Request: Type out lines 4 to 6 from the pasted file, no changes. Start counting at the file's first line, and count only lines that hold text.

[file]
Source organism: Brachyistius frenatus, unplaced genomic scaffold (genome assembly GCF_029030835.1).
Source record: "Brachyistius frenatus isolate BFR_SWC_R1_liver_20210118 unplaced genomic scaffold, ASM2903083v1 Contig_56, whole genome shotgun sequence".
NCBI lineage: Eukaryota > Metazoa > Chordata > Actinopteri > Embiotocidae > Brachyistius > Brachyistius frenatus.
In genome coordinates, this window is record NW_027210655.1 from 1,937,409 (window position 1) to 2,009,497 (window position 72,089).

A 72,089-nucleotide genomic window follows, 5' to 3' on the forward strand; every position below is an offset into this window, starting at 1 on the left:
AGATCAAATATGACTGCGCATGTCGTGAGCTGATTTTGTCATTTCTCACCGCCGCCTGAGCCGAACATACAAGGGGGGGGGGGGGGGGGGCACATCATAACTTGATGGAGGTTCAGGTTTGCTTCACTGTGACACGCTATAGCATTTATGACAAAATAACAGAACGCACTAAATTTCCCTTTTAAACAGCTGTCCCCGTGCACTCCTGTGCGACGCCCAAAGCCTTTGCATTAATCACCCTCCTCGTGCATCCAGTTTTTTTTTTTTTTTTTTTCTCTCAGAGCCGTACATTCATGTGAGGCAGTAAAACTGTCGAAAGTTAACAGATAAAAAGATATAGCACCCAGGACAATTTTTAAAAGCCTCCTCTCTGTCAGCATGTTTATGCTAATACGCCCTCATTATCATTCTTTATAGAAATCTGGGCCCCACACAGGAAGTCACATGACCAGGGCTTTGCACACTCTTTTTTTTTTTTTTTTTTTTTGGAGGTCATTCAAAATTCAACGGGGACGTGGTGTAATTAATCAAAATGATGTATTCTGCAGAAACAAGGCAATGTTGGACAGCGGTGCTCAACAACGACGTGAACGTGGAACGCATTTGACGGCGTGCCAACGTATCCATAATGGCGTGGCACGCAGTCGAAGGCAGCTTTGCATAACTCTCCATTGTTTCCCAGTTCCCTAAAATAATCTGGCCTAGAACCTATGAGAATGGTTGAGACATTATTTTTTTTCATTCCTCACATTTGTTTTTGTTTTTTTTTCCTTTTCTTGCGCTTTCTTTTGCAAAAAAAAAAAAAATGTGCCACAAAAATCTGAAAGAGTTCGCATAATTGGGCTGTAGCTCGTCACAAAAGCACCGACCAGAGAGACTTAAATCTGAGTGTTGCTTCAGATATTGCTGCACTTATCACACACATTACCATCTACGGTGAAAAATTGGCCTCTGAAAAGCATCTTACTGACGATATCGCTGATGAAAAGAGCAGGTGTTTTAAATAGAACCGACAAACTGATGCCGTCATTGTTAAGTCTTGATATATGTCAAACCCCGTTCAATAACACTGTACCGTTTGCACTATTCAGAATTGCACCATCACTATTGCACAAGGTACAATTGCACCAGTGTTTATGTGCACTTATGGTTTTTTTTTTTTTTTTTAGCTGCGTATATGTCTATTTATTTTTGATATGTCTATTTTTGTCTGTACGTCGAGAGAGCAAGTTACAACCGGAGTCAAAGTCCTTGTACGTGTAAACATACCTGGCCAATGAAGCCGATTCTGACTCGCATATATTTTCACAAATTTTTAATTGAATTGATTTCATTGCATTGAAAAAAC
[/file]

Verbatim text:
In genome coordinates, this window is record NW_027210655.1 from 1,937,409 (window position 1) to 2,009,497 (window position 72,089).

A 72,089-nucleotide genomic window follows, 5' to 3' on the forward strand; every position below is an offset into this window, starting at 1 on the left:
AGATCAAATATGACTGCGCATGTCGTGAGCTGATTTTGTCATTTCTCACCGCCGCCTGAGCCGAACATACAAGGGGGGGGGGGGGGGGGGCACATCATAACTTGATGGAGGTTCAGGTTTGCTTCACTGTGACACGCTATAGCATTTATGACAAAATAACAGAACGCACTAAATTTCCCTTTTAAACAGCTGTCCCCGTGCACTCCTGTGCGACGCCCAAAGCCTTTGCATTAATCACCCTCCTCGTGCATCCAGTTTTTTTTTTTTTTTTTTTCTCTCAGAGCCGTACATTCATGTGAGGCAGTAAAACTGTCGAAAGTTAACAGATAAAAAGATATAGCACCCAGGACAATTTTTAAAAGCCTCCTCTCTGTCAGCATGTTTATGCTAATACGCCCTCATTATCATTCTTTATAGAAATCTGGGCCCCACACAGGAAGTCACATGACCAGGGCTTTGCACACTCTTTTTTTTTTTTTTTTTTTTTGGAGGTCATTCAAAATTCAACGGGGACGTGGTGTAATTAATCAAAATGATGTATTCTGCAGAAACAAGGCAATGTTGGACAGCGGTGCTCAACAACGACGTGAACGTGGAACGCATTTGACGGCGTGCCAACGTATCCATAATGGCGTGGCACGCAGTCGAAGGCAGCTTTGCATAACTCTCCATTGTTTCCCAGTTCCCTAAAATAATCTGGCCTAGAACCTATGAGAATGGTTGAGACATTATTTTTTTTCATTCCTCACATTTGTTTTTGTTTTTTTTTCCTTTTCTTGCGCTTTCTTTTGCAAAAAAAAAAAAAATGTGCCACAAAAATCTGAAAGAGTTCGCATAATTGGGCTGTAGCTCGTCACAAAAGCACCGACCAGAGAGACTTAAATCTGAGTGTTGCTTCAGATATTGCTGCACTTATCACACACATTACCATCTACGGTGAAAAATTGGCCTCTGAAAAGCATCTTACTGACGATATCGCTGATGAAAAGAGCAGGTGTTTTAAATAGAACCGACAAACTGATGCCGTCATTGTTAAGTCTTGATATATGTCAAACCCCGTTCAATAACACTGTACCGTTTGCACTATTCAGAATTGCACCATCACTATTGCACAAGGTACAATTGCACCAGTGTTTATGTGCACTTATGGTTTTTTTTTTTTTTTTTAGCTGCGTATATGTCTATTTATTTTTGATATGTCTATTTTTGTCTGTACGTCGAGAGAGCAAGTTACAACCGGAGTCAAAGTCCTTGTACGTGTAAACATACCTGGCCAATGAAGCCGATTCTGACTCGCATATATTTTCACAAATTTTTAATTGAATTGATTTCATTGCATTGAAAAAAC